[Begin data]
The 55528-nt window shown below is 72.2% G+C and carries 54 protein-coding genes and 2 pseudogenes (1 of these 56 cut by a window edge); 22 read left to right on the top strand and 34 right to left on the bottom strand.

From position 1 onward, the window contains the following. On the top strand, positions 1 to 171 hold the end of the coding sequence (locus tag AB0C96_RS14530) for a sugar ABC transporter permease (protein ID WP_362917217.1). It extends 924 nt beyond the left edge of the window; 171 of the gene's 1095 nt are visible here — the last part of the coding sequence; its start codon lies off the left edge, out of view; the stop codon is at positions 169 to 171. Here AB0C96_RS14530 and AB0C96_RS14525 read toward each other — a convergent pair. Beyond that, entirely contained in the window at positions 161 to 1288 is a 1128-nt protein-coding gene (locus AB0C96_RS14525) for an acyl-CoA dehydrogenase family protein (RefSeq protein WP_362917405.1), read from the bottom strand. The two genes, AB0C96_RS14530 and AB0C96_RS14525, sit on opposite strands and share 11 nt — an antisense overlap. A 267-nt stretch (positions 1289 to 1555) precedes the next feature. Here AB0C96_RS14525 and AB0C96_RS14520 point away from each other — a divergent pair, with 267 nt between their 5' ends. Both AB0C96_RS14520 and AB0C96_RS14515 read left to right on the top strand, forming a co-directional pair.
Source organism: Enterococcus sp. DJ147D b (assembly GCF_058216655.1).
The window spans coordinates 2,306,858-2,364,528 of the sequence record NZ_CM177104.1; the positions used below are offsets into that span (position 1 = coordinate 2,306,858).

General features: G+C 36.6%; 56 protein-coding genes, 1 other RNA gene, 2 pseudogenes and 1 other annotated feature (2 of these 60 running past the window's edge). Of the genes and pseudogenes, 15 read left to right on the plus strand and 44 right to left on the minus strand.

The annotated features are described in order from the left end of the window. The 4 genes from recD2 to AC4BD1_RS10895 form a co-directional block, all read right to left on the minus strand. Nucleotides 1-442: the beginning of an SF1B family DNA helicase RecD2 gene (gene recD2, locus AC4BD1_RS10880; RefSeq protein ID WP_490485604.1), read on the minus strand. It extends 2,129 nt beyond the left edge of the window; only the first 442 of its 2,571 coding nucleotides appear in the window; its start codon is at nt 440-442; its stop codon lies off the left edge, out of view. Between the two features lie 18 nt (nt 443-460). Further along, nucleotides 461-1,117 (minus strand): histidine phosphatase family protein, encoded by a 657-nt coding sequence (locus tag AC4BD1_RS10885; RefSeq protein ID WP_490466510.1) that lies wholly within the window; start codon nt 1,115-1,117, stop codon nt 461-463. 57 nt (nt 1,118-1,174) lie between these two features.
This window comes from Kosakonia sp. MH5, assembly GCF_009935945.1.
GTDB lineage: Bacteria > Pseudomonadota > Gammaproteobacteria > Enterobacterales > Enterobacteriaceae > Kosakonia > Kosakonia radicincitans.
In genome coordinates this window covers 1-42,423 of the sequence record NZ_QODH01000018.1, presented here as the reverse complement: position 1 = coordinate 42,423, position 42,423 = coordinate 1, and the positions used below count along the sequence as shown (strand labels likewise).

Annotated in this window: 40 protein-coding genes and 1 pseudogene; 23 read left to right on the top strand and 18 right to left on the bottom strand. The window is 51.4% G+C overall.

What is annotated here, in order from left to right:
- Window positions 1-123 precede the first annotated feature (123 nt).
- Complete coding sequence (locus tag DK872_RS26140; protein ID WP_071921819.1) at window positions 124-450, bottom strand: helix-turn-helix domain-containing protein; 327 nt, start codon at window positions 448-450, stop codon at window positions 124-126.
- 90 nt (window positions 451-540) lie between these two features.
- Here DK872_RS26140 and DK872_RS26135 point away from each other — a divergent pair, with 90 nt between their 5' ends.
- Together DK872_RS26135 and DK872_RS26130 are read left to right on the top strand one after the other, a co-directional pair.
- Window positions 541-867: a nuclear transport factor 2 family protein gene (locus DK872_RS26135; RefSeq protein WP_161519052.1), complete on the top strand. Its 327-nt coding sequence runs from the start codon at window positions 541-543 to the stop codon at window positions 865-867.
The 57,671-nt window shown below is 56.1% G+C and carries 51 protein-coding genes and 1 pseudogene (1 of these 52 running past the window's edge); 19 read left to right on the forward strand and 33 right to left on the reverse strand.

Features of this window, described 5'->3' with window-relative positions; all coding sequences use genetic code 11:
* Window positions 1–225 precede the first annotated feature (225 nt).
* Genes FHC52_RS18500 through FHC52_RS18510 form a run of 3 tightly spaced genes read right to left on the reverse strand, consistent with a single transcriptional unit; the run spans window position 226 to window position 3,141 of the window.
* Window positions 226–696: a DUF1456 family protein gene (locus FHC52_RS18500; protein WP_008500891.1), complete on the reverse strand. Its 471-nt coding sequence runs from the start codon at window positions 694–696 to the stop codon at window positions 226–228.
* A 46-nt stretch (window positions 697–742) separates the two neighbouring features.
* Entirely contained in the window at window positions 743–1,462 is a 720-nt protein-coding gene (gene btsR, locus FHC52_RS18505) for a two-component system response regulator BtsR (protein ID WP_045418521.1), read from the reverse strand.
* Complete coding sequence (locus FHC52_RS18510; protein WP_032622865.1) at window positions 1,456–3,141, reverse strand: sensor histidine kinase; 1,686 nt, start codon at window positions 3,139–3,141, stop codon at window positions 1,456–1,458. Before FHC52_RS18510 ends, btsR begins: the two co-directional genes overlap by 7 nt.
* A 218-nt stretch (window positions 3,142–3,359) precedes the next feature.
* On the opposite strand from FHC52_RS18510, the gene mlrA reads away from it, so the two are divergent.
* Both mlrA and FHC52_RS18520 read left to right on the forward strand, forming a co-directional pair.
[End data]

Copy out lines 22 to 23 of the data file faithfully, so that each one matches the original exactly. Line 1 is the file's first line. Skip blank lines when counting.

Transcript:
* Window positions 226–696: a DUF1456 family protein gene (locus FHC52_RS18500; protein WP_008500891.1), complete on the reverse strand. Its 471-nt coding sequence runs from the start codon at window positions 694–696 to the stop codon at window positions 226–228.
* A 46-nt stretch (window positions 697–742) separates the two neighbouring features.